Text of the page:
While these structures are relatively rare in American mainstream culture, a number of sub-cultures do have strong Call and Response patterns. Most people are familiar with at least a few. Black church has a strong Call and Response component where the responses come as individuals pepper the talk with affirmative encouragement. Catholic Mass has a highly scripted Call and Response component. 12-step meetings have short bursts of Call and Response exchanges during readings and introductions. Also, the military also has highly scripted Call and Response structures.
One thing we probably all know about Call and Response patterns is that we are keenly aware if there is a failure in the response. Anyone who has been to a workshop, meeting or seminar has had this experience. The person opening the session gives the call, “Good morning!” The required response from the participants is “good morning.” If the response is too weak, the call will be issued again with more emphasis. Normally more people will help with the second response, it meets expectations, and the event can begin. On the rare occasion that the second response is also too weak, instructions may follow and an emphatic call will be given for the third try. I have only rarely seen the third call fail because everyone is aware that the properly enthusiastic “good morning,” has to be delivered by the participants for the event to proceed. To refuse a third time would be more than awkward.
In spoken English I always know when I’m supposed to respond. I may not be able to explain why, but I recognize a call when I hear it. Having the label Call and Response has helped me also tune in to this aspect in ASL because I may not always recognize a call. At times when Deaf people repeat the same thing they’ve just said, but with more emphasis, I now ask myself, “is there something they’ve called for that I’ve failed to provide?”
Part Two – How sorry is SORRY?
Every culture has it’s own role and function for apologies. In mainstream America there are generally two uses for the phrase, “I’m sorry.” The most common is an admission of guilt. It is an expression of a personal failing and fault. It means I admit I did something wrong and I will personally take responsibility for it. The second is an expression of sympathy, usually reserved for a serious loss or trauma.
Of course, other cultures have very different meanings for the phrase “I’m sorry,” and different understandings of apology. In Great Britain, when one person bumps into another the person who is bumped says sorry. In Japan there are many uses for apology and Japanese people tend to apologize frequently as ways saving face and reinforcing social status or hierarchy.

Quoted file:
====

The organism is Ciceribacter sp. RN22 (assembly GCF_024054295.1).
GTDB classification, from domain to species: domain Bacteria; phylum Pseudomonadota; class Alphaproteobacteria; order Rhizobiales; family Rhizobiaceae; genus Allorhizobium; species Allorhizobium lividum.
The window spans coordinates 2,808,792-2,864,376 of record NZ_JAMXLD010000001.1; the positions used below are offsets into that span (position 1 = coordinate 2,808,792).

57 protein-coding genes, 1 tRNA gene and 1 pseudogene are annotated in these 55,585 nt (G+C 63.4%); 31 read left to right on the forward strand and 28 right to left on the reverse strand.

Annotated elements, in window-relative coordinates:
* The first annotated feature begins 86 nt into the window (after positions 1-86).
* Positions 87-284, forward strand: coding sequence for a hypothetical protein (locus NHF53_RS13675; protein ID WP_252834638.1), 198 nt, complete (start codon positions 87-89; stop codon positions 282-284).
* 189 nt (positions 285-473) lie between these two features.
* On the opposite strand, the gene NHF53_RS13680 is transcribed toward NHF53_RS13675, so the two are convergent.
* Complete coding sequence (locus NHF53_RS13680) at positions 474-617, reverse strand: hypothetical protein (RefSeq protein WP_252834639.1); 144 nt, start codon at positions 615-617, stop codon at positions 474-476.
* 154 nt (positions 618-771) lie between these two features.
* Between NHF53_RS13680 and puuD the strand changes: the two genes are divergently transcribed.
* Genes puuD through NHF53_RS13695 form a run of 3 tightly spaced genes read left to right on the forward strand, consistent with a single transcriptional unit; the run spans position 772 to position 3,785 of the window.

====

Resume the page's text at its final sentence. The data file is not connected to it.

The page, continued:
So what does SORRY mean in ASL? My observation is that it affirms my relationship with you over whatever else is happening. It means that somehow we will solve this problem together. It does not mean I did something wrong, it just means I acknowledge that this doesn’t feel good and I will work it out with you.
When is an apology called for in the Deaf World? This part is tricky for me. I know it when I see it now but I’m not sure my description will satisfy anyone. Probably the best way to understand it is to use your own eyes, notice where it occurs and check it out with Deaf people. I know it is unscripted. As far as I can tell, it is based more on a feeling, a kind of discord, or a type of interaction, than on a specific set of words or signs. There is something between us that feels bad – a conflict, a misunderstanding, or a difference of perspective. It can even be as simple as disappointing someone, even though their expectations might not have been my responsibility.
What happens when SORRY isn’t delivered at the expected point in a Call and Response exchange in the Deaf World? As in any other culture, the call is offered again with greater emphasis. The story, or “complaint” is repeated with more emotion. And if the apology is still not delivered, then what? In this case an explanation of what is wrong here is usually amped up. The problem in the relationship is now stated explicitly, in detail, often slowly, and with emphasis. If the apology is still not delivered this is a worst-case scenario. As a final attempt to save the relationship someone will probably be instructed to apologize. If the apology still isn’t delivered the relationship may be beyond repair. The connection would then be broken in a fundamental way.
I can use this observation to continue my noticing and checking with Deaf people.
I’m may overuse my SORRY, like a child discovering a new word, until I know exactly where it fits. This is a natural part of incorporating a new skill. It’s ok.
I can continue to ask questions. I can look at where we, the sign language interpreting profession, have a need to use our SORRY in our collaborating with Deaf people. Have there been times when we have not said SORRY when we needed to? How has it affected our relationships?
Of course, my big question is what else don’t I know? What other mistakes have I been making without ever realizing it? Are there ways for me to improve my noticing, or inviting Deaf friends to tell me when I’m off? Can I be humble and know that corrections are an act of friendship and love, not a criticism of who I am? Can I be thankful that there is always more to learn even when I’m really embarrassed?